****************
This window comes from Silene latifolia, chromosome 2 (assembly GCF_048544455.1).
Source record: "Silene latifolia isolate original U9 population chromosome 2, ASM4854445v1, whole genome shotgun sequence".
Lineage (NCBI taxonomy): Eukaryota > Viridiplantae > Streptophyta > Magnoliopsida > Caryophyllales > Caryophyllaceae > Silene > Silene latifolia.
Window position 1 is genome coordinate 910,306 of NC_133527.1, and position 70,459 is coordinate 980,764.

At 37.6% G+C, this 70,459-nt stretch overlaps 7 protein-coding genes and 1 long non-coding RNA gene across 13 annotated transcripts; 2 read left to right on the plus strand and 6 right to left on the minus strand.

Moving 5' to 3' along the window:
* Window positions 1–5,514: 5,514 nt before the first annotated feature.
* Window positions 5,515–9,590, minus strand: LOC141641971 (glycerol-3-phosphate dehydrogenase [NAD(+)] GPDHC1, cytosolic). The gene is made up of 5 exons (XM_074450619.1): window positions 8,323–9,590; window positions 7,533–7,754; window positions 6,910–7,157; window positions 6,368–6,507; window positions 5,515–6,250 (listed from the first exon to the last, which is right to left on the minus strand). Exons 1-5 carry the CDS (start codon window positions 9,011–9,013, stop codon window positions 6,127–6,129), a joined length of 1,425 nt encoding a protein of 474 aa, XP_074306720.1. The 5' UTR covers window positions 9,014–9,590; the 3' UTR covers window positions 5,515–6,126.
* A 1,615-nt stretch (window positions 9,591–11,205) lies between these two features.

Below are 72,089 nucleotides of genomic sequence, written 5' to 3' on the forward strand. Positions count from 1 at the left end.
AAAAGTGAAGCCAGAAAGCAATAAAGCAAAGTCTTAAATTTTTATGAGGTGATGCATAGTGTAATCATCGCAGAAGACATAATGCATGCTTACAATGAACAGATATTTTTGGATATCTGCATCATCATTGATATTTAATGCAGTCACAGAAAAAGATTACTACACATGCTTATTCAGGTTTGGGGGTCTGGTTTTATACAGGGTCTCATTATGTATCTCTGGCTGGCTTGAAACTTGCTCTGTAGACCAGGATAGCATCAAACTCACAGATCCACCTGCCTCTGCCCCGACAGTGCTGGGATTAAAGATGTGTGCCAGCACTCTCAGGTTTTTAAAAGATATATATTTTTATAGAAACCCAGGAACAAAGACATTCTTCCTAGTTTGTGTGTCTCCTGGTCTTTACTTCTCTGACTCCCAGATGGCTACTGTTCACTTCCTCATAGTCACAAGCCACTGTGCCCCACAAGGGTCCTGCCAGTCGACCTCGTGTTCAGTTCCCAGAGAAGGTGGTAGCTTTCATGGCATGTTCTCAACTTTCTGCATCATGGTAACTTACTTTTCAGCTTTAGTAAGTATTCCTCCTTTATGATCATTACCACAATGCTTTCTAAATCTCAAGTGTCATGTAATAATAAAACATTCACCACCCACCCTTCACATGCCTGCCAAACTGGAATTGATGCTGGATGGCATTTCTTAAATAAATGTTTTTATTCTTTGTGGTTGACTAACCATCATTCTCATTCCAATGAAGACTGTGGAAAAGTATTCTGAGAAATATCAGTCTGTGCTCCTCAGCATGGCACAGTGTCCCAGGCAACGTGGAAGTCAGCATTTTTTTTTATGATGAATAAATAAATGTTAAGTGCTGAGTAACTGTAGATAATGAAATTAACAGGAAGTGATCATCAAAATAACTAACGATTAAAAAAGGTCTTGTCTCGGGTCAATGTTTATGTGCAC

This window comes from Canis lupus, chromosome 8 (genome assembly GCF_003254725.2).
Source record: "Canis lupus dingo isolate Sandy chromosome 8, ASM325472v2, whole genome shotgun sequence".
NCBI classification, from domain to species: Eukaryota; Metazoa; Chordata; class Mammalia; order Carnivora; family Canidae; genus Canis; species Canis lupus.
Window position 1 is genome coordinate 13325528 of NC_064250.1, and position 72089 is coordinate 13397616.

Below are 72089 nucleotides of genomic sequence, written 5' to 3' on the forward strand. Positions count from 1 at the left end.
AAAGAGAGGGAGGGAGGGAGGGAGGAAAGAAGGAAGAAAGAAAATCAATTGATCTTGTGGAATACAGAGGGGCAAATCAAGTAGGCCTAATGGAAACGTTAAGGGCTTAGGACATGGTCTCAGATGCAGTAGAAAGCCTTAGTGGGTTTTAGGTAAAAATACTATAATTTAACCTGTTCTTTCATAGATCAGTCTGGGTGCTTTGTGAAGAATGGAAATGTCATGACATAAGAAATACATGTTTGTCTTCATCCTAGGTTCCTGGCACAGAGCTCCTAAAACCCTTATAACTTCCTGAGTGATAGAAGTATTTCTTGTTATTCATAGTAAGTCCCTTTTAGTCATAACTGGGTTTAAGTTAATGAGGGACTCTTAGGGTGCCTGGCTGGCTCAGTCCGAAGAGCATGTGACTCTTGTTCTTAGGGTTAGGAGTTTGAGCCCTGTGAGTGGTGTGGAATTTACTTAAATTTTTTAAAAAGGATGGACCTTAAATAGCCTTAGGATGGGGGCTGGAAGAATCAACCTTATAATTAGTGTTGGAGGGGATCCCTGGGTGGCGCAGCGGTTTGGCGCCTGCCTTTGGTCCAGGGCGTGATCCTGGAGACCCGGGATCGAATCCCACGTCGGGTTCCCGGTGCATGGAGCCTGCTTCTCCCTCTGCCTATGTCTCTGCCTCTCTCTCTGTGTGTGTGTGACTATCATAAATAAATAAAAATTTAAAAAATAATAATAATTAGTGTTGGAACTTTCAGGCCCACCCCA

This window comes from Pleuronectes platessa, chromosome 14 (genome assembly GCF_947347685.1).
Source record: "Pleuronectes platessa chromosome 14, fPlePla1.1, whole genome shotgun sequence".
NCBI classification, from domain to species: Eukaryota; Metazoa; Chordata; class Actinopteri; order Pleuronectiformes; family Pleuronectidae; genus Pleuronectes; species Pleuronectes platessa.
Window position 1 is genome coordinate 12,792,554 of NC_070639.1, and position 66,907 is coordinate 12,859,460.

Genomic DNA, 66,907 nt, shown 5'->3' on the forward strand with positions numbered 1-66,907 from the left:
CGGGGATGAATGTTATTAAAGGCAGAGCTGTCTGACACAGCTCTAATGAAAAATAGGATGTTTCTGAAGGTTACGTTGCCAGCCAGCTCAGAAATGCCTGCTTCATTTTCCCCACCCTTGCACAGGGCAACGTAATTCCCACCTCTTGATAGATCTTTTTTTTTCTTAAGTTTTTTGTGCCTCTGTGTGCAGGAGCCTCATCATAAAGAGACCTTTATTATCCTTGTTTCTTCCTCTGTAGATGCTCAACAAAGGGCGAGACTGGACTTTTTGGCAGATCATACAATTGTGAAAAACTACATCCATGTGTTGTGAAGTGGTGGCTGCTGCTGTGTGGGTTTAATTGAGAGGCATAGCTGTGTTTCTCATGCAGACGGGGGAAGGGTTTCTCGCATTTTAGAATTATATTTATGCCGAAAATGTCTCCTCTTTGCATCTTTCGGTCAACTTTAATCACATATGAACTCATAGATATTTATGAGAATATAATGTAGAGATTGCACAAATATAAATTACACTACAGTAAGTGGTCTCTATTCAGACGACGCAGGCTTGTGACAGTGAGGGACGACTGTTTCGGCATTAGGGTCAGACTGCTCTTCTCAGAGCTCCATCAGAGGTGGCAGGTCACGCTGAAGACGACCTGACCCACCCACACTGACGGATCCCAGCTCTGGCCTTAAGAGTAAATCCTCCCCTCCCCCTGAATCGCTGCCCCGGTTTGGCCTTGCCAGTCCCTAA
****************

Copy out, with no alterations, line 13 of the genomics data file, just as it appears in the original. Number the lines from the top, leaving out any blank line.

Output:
Source record: "Canis lupus dingo isolate Sandy chromosome 8, ASM325472v2, whole genome shotgun sequence".